What is the Azure CLI?

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The Azure CLI is a command-line program to connect to Azure and execute administrative commands on Azure resources. It runs on Linux, macOS, and Windows and allows administrators and developers to execute their commands through a terminal or command-line prompt (or script!) instead of a web browser. For example, to restart a virtual machine (VM), you would use a command like the following:

az vm restart -g MyResourceGroup -n MyVm

The Azure CLI provides cross-platform command-line tools for managing Azure resources, and can be installed locally on Linux, Mac, or Windows computers. The Azure CLI can also be used from a browser through the Azure Cloud Shell. In both cases, it can be used interactively or scripted. For interactive use, you first launch a shell such as cmd.exe on Windows or Bash on Linux or macOS and then issue the command at the shell prompt. To automate repetitive tasks, you assemble the CLI commands into a shell script using the script syntax of your chosen shell and then execute the script.

How to install the Azure CLI

On both Linux and macOS, you use a package manager to install the Azure CLI. The recommended package manager differs by OS and distribution:

  • Linux: apt-get on Ubuntu, yum on Red Hat, and zypper on OpenSUSE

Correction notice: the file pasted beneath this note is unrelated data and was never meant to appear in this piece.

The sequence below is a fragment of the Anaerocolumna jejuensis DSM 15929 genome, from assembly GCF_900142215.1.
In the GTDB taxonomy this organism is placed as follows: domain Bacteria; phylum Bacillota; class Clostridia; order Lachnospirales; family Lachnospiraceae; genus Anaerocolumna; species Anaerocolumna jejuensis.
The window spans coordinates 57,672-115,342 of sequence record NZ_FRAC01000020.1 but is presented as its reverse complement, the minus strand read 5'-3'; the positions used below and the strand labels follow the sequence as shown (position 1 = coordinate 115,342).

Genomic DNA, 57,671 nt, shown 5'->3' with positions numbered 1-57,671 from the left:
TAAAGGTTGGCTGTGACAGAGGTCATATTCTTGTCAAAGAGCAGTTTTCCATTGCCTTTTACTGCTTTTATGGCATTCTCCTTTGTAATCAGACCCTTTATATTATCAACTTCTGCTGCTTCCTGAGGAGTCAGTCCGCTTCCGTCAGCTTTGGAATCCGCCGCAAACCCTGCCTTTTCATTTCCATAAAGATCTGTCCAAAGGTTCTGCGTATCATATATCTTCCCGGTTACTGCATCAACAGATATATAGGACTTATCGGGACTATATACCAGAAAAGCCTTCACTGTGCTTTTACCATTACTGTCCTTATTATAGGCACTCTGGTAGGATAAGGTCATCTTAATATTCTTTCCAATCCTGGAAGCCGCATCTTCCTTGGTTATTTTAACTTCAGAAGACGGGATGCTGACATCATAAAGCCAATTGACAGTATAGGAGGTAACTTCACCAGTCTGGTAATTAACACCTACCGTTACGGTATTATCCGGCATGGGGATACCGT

• Mac: Homebrew

The Azure CLI is available in the Microsoft repository, so you'll first need to add that repository to your package manager.

On Windows, you install the Azure CLI by downloading and running an MSI file.

Using the Azure CLI in scripts

If you want to use the Azure CLI commands in scripts, you need to be aware of any issues around the "shell" or environment used for running the script. For example, in a bash shell, the following syntax is used when setting variables:

variable="value"
variable=integer

If you use a PowerShell environment for running Azure CLI scripts, you'll need to use this syntax for variables:

$variable="value"
$variable=integer

The Azure CLI must be installed before it can be used to manage Azure resources from a local computer. The installation steps vary for Windows, Linux, and macOS, but once installed, the commands are common across platforms.